Allen Iverson and the Georgetown Hoyas: wins, losses and a cornerstone for black culture
Allen Iverson began writing basketball history with the Georgetown Hoyas, under the guidance of coach John Thompson. In those two seasons, Iverson and Thompson were responsible for a manifesto for basketball and Black Culture.
"Thanks for saving my life, Coach", that’s how Allen Iverson said goodbye to coach John Thompson, first at his induction into the Hall of Fame on September 2016, and then in the Instagram post for the death of the legendary coach, at the end of August of this terrible 2020. At the end of that sad message, Iverson closed the caption by saying "I will always see your face in my mind, hoping to have made you proud. Your prodigal son. #Hoya4Life". In fact, Iverson's bond with Georgetown and his coach are indissoluble, that kind of union that goes beyond sport and can be considered family, an influence that helped The Answer to become the player we have come to love, as well as the symbol, the character who changed the history of modern basketball.
Coach Thompson’s passing has been huge and horrifying for the entire basketball world, not just Iverson. Thompson was the first black coach to lead a college team to the NCAA title, in a fantastic ride dated 1984 helped by Patrick Ewing and Reggie Williams. From that moment, Georgetown became famous for the big men, the type that Thompson himself was when he won two NBA titles with the Boston Celtics. Patrick Ewing and Reggie Williams, but also Alonzo Mourning, Dikembe Mutombo, Merlin Wilson and Othella Harrington, the Hoyas were a forge of big men, but Iverson was the player who reversed the course of the college’s player
archetype and its game.
In fact, Thompson and Georgetown never recruited Iverson, they never sought him out. Nobody was looking for Iverson, actually. Let's go step by step. Iverson was a high school phenom, an unstoppable talent that had attracted universities from all over America to shower him with scholarships for both basketball and football, to the point that A.I. was thinking about playing two sports at the same time. One day all this suddenly disappeared.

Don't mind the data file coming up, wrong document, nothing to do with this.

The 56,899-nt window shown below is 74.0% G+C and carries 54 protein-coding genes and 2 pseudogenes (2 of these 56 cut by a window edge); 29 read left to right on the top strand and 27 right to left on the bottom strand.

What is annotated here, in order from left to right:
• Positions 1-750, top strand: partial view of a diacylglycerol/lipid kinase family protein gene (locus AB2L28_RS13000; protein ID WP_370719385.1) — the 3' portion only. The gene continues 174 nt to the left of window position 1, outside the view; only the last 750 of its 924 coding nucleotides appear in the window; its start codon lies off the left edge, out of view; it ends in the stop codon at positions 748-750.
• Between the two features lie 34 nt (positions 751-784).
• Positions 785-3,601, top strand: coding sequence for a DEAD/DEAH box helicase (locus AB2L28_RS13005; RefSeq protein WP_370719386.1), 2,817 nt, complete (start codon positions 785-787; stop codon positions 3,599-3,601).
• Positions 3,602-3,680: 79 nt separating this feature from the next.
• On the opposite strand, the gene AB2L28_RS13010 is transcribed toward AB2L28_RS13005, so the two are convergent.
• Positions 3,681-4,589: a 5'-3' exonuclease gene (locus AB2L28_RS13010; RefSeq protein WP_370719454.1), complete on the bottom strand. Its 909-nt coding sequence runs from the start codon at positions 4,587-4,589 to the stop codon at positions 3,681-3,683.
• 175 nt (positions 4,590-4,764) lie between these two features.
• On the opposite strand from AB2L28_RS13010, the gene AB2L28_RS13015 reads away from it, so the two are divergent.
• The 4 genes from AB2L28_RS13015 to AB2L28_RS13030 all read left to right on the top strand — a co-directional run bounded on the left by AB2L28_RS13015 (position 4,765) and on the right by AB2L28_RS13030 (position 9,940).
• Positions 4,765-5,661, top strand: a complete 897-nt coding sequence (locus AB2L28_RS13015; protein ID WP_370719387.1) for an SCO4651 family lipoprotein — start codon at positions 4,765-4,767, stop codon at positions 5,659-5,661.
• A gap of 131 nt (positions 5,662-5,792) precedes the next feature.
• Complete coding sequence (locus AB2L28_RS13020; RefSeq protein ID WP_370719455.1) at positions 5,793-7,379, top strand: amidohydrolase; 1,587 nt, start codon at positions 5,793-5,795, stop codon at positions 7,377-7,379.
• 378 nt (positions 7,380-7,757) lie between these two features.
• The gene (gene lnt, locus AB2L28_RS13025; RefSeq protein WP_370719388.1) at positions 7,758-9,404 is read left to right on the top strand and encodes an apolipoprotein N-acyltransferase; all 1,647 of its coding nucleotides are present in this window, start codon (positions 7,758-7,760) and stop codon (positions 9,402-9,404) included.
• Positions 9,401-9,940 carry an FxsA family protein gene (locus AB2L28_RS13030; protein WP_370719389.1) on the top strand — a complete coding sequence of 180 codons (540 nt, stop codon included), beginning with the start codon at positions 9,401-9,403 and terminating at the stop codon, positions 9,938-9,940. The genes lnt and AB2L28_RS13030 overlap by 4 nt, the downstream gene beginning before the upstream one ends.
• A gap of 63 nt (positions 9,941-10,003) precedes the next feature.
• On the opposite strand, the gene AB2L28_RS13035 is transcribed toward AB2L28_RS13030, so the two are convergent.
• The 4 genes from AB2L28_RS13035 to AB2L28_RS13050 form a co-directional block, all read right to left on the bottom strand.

A fight broke out at a Newport News’ bowling alley, one of those fights that make headlines. Iverson and his friends were arrested and tried as adults despite being 17 and convicted of a nearly unused statutory rule in Virginia called "maiming by mob," a sentence that would have sent the group to spend several years in prison. It goes without saying that Iverson and his friends, the only black boys there, were the only ones arrested. The Answer was accused of hitting a woman in the face with a chair, a false accusation as the cameras showed that the future NBA star and her friends immediately left the area when the fight involving only white students broke out. The trial lasted longer than usual precisely to find Iverson and associates guilty as adults, but fortunately the Governor of Virginia gave the pardon, considering the lack of evidence against the boys. Nonetheless, Allen spent four months in Newport News’ correctional center. I highly recommend watching "No Crossover: The Trial of Allen Iverson", an ESPN documentary about that unfortunate situation.
A.I. was finally free, however, no one cared that the sentence had come in the absence of evidence, Iverson was now branded as the troubled kid who was better not to have in the locker room. And here goes away all the scholarships. It was his mom who went to coach Thompson and asked him to take him. "I need you to save my son's life, because if he stays here, he will go to jail forever and die." So went the talk with the coach, as Iverson recounts. Thompson gave him the full scholarship and Iverson repaid him with two impressive years, first reaching the Sweet 16 with a Big East Rookie of the Year award, and the following year with the Elite 8 at the NCAA Tournament, bringing 22.9 points-per-game to the cause. Destiny was visible from the first college game in his career, in which he cut into the Arkansas’ press defense like butter. The infamous "the 40 minutes of hell" was demolished on game one.
Momma Iverson chose coach Thompson because she knew of his ability to lead his boys not only on the court but in life, making them become men, but also of his role in the black community. Exactly in 1994 Thompson had in fact convinced Nike to add "kente" to the Hoyas shirt, a pattern originally in silk and cotton typical of the celebratory garments from South Ghana, considered to be the "fabric of kings". Thompson was not only the black coach who first won an NCAA title, but he was also the one who made Georgetown the college of choice for the black kids of America. Georgetown was basically an HBCU (Historically Black Colleges and Universities) in the eyes of many.
Georgetown was also the first college to have access to the Air Jordan XI "Concord", still one of the most loved shoes ever, as well as a huge plus for the style and recruiting power of the Hoyas.
With that shaved hair, without a band on his head, without a brace on his arm, without tattoos and without the Reebok Answers on his feet, he doesn't even look like Allen Iverson, but it is enough to see him with the ball in his hand and you immediately understand that the world of basketball would never be the same.
Now Allen Iverson's collegiate jersey is available on our site, along with many other vintage uniforms. Now you also know that this piece of clothing not only represents the beginning of Allen Iverson's story, but also a symbol of hope for young black basketball players all over the world, thanks to the kente flowing down the hips.